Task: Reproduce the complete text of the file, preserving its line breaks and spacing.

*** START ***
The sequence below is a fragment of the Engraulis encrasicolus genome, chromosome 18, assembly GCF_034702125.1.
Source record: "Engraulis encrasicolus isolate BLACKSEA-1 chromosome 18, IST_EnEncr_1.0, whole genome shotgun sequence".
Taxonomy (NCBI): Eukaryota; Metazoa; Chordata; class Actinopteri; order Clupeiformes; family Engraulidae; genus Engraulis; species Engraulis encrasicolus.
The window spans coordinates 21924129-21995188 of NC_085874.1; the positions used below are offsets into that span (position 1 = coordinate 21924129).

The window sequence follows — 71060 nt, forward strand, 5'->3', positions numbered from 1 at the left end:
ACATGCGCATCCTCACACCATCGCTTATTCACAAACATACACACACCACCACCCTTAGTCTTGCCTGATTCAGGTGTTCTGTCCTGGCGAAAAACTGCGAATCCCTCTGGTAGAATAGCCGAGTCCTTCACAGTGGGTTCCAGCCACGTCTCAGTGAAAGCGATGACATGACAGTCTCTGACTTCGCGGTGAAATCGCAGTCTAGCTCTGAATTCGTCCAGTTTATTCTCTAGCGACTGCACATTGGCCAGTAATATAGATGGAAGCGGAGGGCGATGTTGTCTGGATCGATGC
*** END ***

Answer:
The sequence below is a fragment of the Engraulis encrasicolus genome, chromosome 18, assembly GCF_034702125.1.
Source record: "Engraulis encrasicolus isolate BLACKSEA-1 chromosome 18, IST_EnEncr_1.0, whole genome shotgun sequence".
Taxonomy (NCBI): Eukaryota; Metazoa; Chordata; class Actinopteri; order Clupeiformes; family Engraulidae; genus Engraulis; species Engraulis encrasicolus.
The window spans coordinates 21924129-21995188 of NC_085874.1; the positions used below are offsets into that span (position 1 = coordinate 21924129).

The window sequence follows — 71060 nt, forward strand, 5'->3', positions numbered from 1 at the left end:
ACATGCGCATCCTCACACCATCGCTTATTCACAAACATACACACACCACCACCCTTAGTCTTGCCTGATTCAGGTGTTCTGTCCTGGCGAAAAACTGCGAATCCCTCTGGTAGAATAGCCGAGTCCTTCACAGTGGGTTCCAGCCACGTCTCAGTGAAAGCGATGACATGACAGTCTCTGACTTCGCGGTGAAATCGCAGTCTAGCTCTGAATTCGTCCAGTTTATTCTCTAGCGACTGCACATTGGCCAGTAATATAGATGGAAGCGGAGGGCGATGTTGTCTGGATCGATGC